Matty F Matty F - 1 month ago 9
Javascript Question

Strict Violation using this keyword and revealing module pattern

Having trouble getting the following to pass jslint/jshint

/*jshint strict: true */
var myModule = (function() {
"use strict";

var privVar = true,
pubVar = false;

function privFn() {
return this.test; // -> Strict violation.
}

function pubFn() {
this.test = 'public'; // -> Strict violation.
privFn.call(this); // -> Strict violation.
}

return {
pubVar: pubVar,
pubFn: pubFn
};

}());

myModule.pubFn();


I understand it's being caused by the use of
this
in a function declaration, but I read something Crockford wrote and he said the violation is meant to prevent global variable pollution - but the only global variable here is the one I'm explicitly defining...
myModule
. Everything else is held in the immediate function scope, and I should be able to use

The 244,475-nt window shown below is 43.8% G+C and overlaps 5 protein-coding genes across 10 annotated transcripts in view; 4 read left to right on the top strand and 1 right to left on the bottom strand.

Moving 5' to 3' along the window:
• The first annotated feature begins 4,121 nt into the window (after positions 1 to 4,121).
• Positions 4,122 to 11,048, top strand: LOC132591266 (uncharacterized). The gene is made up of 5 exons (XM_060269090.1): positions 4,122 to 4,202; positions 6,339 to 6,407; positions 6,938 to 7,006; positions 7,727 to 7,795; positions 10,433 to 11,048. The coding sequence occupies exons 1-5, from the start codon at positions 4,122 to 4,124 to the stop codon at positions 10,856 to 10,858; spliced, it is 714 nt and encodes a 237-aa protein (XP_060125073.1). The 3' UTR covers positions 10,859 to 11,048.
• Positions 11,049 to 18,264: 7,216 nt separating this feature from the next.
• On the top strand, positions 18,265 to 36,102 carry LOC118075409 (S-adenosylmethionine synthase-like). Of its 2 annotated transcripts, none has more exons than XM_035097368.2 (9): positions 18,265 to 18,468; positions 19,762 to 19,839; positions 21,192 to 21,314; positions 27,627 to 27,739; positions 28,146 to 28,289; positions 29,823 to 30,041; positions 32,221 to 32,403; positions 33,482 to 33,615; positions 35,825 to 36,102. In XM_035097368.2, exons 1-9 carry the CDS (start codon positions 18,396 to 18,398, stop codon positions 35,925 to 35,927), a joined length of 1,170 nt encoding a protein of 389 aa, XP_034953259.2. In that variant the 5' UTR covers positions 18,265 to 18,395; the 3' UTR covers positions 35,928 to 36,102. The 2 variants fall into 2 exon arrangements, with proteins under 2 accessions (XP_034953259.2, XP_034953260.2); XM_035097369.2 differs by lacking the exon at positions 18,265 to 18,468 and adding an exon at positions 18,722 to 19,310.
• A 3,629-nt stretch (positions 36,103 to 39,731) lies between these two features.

this
to refer to the module.

Any ideas how I can get this pattern to pass?

Update: if I use a function expression instead of a declaration, this seems to work, ie

var pubFn = function () { ...


I'm not a fan of this format though, prefer to have the function name and named params closer and the declaration looks/feels cleaner. I honestly don't see why this is throwing the violation - there's no reason for it in this pattern.

Answer

JSHint has an option called validthis, which:

[...] suppresses warnings about possible strict violations when the code is running in strict mode and you use this in a non-constructor function [...], when you are positive that your use of this is valid in strict mode.

Use it in the function that JSHint is complaining about, which in your case, would look like this:

function privFn() {
    /*jshint validthis: true */
    return this.test; // -> No Strict violation!
}

function pubFn() {
    /*jshint validthis: true */
    this.test = 'public'; // -> No Strict violation!
    privFn.call(this); // -> No Strict violation!
}

It might seem like a pain to have to specify that in each function where it applies, but if you set the option at the top of your module function, you may hide genuine strict mode violations from yourself.